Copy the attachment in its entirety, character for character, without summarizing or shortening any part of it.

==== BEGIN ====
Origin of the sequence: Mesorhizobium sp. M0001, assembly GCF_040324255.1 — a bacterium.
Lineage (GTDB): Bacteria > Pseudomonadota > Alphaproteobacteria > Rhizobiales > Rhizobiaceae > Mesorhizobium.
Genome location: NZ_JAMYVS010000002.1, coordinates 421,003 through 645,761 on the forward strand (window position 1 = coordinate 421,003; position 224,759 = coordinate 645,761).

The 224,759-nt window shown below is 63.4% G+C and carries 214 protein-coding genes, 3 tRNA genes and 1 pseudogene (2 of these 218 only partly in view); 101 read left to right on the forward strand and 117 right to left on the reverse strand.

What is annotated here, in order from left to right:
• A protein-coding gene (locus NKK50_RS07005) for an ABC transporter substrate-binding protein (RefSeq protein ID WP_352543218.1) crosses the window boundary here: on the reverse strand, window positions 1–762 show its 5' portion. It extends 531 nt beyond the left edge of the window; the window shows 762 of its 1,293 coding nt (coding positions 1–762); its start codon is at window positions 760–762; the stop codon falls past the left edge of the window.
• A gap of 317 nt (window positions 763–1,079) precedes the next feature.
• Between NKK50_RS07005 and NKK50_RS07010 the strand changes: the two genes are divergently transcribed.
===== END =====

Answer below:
Origin of the sequence: Mesorhizobium sp. M0001, assembly GCF_040324255.1 — a bacterium.
Lineage (GTDB): Bacteria > Pseudomonadota > Alphaproteobacteria > Rhizobiales > Rhizobiaceae > Mesorhizobium.
Genome location: NZ_JAMYVS010000002.1, coordinates 421,003 through 645,761 on the forward strand (window position 1 = coordinate 421,003; position 224,759 = coordinate 645,761).

The 224,759-nt window shown below is 63.4% G+C and carries 214 protein-coding genes, 3 tRNA genes and 1 pseudogene (2 of these 218 only partly in view); 101 read left to right on the forward strand and 117 right to left on the reverse strand.

What is annotated here, in order from left to right:
• A protein-coding gene (locus NKK50_RS07005) for an ABC transporter substrate-binding protein (RefSeq protein ID WP_352543218.1) crosses the window boundary here: on the reverse strand, window positions 1–762 show its 5' portion. It extends 531 nt beyond the left edge of the window; the window shows 762 of its 1,293 coding nt (coding positions 1–762); its start codon is at window positions 760–762; the stop codon falls past the left edge of the window.
• A gap of 317 nt (window positions 763–1,079) precedes the next feature.
• Between NKK50_RS07005 and NKK50_RS07010 the strand changes: the two genes are divergently transcribed.